📙 React + Redux 101: Getting started and making it better!

🙌 No more drilling!

Roy de Jong

👋 Hey! I’m learning about Redux today. I’ve found that the best way for me to learn is to simply write it out as I go about doing it. It’s useful for me, and hopefully for you too.

Thanks for reading, and feel free to drop a comment if you have any suggestions or corrections.


What is Redux?

Redux promotes itself as a predictable state container for JavaScript apps.

I don’t know about you, but that means nothing to me. I know what state is. I know what a container is. Why I’d need a library to contain my state? 🤷‍♂️ No idea. But hey, everyone says Redux is cool and I don’t want to be a loser.

So what does it actually mean? Well, when we think about how we normally manage state in React, you’re probably doing one of these things:

  1. Component drilling”, where you pass objects down down down from a parent component to some far-off child. As an example, if you want to show the user’s avatar you might be passing a user object down from your App to your Page to your Navbar to your UserMenu to your Avatar. Or something worse.
  2. Free-for-all”, where you’ve grown tired of this prop passing hell and each component sort of manages its own state, possibly through some intermediary data store you created. This is where business and presentation logic start mixing, and after some time you want to set literal fire to your entire codebase because of the 💩 you’ve created.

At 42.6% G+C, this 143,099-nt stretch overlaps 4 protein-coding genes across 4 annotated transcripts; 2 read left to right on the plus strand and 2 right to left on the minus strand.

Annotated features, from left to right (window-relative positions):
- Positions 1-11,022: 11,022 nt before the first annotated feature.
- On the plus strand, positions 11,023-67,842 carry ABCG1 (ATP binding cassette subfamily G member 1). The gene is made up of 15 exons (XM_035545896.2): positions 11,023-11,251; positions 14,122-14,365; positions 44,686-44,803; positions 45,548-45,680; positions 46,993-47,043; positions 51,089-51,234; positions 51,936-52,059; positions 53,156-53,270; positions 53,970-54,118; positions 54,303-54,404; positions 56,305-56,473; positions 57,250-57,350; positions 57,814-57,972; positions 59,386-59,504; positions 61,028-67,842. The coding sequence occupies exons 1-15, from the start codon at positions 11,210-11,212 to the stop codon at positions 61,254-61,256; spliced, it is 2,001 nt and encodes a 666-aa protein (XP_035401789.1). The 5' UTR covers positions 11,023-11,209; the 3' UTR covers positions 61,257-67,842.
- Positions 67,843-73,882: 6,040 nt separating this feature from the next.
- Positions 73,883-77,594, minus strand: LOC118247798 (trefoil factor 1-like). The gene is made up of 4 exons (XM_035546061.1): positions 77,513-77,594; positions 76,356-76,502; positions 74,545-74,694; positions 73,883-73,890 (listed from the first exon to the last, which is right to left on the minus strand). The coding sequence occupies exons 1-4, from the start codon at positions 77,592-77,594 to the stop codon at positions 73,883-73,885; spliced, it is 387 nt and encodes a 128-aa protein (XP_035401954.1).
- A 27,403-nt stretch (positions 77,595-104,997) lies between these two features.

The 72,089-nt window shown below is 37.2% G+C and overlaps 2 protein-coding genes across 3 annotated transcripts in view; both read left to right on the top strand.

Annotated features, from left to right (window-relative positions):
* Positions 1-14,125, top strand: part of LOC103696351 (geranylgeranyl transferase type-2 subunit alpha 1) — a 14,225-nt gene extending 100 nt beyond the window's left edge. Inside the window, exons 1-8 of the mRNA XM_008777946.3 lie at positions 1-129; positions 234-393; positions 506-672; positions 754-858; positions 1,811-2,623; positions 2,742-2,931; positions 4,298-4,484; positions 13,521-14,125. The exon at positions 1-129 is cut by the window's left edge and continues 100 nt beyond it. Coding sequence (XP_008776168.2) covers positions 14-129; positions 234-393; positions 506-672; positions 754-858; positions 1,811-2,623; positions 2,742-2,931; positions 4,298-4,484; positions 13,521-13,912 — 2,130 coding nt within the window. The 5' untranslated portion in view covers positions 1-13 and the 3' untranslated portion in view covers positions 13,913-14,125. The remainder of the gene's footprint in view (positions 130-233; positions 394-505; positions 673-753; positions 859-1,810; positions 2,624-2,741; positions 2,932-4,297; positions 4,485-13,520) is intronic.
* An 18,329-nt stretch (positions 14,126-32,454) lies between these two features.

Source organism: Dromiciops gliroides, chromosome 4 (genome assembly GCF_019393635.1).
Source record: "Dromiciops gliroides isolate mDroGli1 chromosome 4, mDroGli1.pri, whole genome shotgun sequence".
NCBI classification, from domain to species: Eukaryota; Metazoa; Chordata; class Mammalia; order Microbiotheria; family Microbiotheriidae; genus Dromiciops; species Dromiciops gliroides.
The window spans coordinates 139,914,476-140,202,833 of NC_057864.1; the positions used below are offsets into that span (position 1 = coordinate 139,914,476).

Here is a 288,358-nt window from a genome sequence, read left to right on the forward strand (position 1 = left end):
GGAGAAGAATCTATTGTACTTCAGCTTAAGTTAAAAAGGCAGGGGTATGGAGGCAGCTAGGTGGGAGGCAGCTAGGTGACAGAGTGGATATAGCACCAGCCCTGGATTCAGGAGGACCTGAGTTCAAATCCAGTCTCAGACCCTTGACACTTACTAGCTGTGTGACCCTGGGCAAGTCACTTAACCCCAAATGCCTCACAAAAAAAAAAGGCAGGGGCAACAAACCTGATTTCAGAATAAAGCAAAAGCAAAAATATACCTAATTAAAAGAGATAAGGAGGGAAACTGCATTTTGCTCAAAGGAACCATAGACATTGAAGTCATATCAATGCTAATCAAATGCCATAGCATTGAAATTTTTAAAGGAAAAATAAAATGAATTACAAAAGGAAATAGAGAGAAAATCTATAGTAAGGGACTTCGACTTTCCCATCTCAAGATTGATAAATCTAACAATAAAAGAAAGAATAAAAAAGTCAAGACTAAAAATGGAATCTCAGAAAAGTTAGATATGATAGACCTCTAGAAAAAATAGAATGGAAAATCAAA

3. Children props”, a somewhat reasonable middle road where you use the children property to pass JSX and component lists around your app, from high to low, to prevent having to drill down props too excessively.

None of these solutions are great once your app becomes bigger than “small”.


Before you dive in

As I’ve personally experienced in learning about Redux and putting together this post, it should be mentioned that Redux has a bit of a learning curve.

Beyond learning how Redux and its concepts work, you’ll may have to go knee-deep in immutable state patterns, and you’ll probably have to add a few extra libraries in the mix to make it all tick.

I think it’s a good learning investment, but be weary of over-engineering. :) Especially for smaller projects, you have to wonder if Redux and its direct and indirect dependencies might be a bit overkill.


How does Redux make life better?

💉 Prop injection, no more drilling

Redux wraps itself around your components, and allows you to inject properties straight into them from your application’s store a single, central data repository that holds all your application state.

If we take a that UserAvatar as an example, let’s consider what that component would look like with Redux:

const mapStateToProps = state => ({
user: state.user
});
const UserAvatar = connect(mapStateToProps)(({ user }) => (
<img src={user.avatar} alt={user.name}>
));

The magic happens when we use connect from Redux — this allows us to pull the state from the store, and extract the properties we need, without drilling.

😇 Pure components

Whenever you use connect, it automatically makes those components pure: they only re-render when their state changes in the Redux store.

This effectively means you won’t have any unnecessary re-renders. Normally you’d have to implement shouldComponentUpdate yourself to control this effectively, but now you get it “for free” with Redux.

It’s pretty neat to be able to have independent, reusable and predictable components that don’t rely on anything except state input.

✅ Plus a few other benefits

Having a central data store that hosts our entire state has a few advantages: